edit:charlie

Wonder Woman brought up some Real Shit™ that is still applicable today, most importantly:

  • Chief explaining what happened to Native Americans
  • Charlie having PTSD and trying to deal with it
  • Sameer talking about how he wanted to be an actor but the color of his skin prevents that from happening
The thing about Charlie’s PTSD

(contains Wonder Woman spoilers)

You know the thing about him I noticed that I haven’t seen anyone mention? He’s a sniper with PTSD right? And there’s that scene where he points his rifle at the enemy sniper in the tower and can’t pull the trigger. And usually that would mean that the main character would end up having a conversation with him after which he’d get a ‘second opportunity’ to take that shot and this time wouldn’t flinch. 

And we’d be supposed to be proud of him because he ‘overcame his trauma’ by… doing the thing that caused his trauma in the first place? 

BUT THAT’S NOT WHAT HAPPENED HERE, instead we get an amazing scene where when Charlie thinks there’s no point in him going with them for their mission Diana smiles at him and tells him that there is: without him they wouldn’t have anyone to sing to them.

And I thought it was just so… in line with the message this movie was sending. And so true to Diana’s character.

Because in her eyes Charlie’s value as a person or a friend doesn’t rest in whether or not he can pull the trigger and kill.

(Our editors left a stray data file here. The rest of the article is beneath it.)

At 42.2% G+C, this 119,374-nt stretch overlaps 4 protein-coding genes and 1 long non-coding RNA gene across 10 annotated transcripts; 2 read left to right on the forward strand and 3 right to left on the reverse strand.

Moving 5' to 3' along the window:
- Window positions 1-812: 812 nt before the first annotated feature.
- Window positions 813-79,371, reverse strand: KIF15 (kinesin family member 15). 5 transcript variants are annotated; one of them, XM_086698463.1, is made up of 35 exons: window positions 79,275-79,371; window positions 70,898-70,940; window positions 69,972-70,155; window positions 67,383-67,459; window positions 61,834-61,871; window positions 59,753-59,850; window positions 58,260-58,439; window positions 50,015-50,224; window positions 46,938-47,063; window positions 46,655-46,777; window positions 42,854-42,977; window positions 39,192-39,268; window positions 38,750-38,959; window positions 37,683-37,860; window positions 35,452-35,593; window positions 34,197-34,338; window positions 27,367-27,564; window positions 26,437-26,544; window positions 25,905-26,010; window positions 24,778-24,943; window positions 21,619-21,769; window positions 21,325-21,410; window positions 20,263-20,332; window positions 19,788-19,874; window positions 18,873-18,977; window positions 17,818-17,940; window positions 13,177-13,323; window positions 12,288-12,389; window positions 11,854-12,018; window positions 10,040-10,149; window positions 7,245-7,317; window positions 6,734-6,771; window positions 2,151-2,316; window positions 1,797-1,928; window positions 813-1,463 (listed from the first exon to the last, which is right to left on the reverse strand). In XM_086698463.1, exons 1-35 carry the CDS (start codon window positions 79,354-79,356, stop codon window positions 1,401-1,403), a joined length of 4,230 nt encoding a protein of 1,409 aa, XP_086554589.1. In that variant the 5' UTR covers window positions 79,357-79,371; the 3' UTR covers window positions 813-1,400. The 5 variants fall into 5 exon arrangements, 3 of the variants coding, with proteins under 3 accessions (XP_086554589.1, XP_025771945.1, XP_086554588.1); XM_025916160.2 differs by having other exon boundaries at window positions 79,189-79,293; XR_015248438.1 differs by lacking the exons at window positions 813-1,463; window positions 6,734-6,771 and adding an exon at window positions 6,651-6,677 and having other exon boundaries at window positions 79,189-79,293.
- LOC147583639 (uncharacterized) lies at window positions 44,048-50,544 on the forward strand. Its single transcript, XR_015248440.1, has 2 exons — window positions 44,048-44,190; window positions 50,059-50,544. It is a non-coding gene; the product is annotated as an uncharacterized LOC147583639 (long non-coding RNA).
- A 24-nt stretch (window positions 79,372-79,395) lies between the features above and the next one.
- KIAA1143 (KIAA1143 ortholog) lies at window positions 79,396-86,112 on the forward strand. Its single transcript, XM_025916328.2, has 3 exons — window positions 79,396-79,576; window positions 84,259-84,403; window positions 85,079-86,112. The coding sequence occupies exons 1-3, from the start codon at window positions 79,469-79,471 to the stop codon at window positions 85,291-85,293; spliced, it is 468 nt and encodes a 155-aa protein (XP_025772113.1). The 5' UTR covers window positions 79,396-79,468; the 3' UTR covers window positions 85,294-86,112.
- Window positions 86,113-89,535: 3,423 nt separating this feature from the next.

And I though it was important. 

I mean this movie was filled with many such small but significant moments that addressed things like sexism and racism and the atrocities of colonization, and I’d mention them all it’s just that this one was one I hadn’t seen someone already discussing.

Qual é o problema em ser sozinho? Estar sozinho, viver sozinho, olhar as estrelas sozinho, correr sozinho, dançar sozinho, sorrir sozinho, amar sozinho. E então, percebeu o problema em ser sozinho?
—  Are you really okay, Charlie?

One thing I really loved about Wonder Woman was how well they treated Charlie, who was obviously neurodivergent and suffering from PTSD
When his mental illness got in the way of his job his friends didn’t get angry at him or blame him, they comforted him, took him to the side, and found ways to work with him, they assured him of his usefulness and treated him with understanding and kindness